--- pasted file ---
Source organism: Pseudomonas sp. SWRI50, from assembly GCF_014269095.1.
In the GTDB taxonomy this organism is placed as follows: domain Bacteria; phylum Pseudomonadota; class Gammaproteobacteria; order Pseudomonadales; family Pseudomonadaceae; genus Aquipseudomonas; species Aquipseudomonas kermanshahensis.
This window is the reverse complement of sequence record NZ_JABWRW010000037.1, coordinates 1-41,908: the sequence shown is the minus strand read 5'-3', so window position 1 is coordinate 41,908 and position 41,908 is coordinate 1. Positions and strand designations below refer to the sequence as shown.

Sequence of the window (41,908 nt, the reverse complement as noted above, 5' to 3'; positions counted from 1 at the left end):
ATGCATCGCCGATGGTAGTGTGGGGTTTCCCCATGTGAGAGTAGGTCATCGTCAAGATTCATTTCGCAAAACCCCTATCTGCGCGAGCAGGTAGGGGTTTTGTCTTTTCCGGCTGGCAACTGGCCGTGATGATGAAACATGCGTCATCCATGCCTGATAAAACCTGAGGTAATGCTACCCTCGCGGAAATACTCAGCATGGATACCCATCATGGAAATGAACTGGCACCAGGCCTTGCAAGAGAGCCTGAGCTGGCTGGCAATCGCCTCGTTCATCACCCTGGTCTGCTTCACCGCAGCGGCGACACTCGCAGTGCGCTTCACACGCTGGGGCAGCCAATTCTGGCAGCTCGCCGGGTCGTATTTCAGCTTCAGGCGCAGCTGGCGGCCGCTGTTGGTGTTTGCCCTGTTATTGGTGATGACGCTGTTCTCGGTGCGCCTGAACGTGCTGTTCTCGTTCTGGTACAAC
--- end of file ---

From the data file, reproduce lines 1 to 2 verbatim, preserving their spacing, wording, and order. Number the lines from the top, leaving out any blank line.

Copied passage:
Source organism: Pseudomonas sp. SWRI50, from assembly GCF_014269095.1.
In the GTDB taxonomy this organism is placed as follows: domain Bacteria; phylum Pseudomonadota; class Gammaproteobacteria; order Pseudomonadales; family Pseudomonadaceae; genus Aquipseudomonas; species Aquipseudomonas kermanshahensis.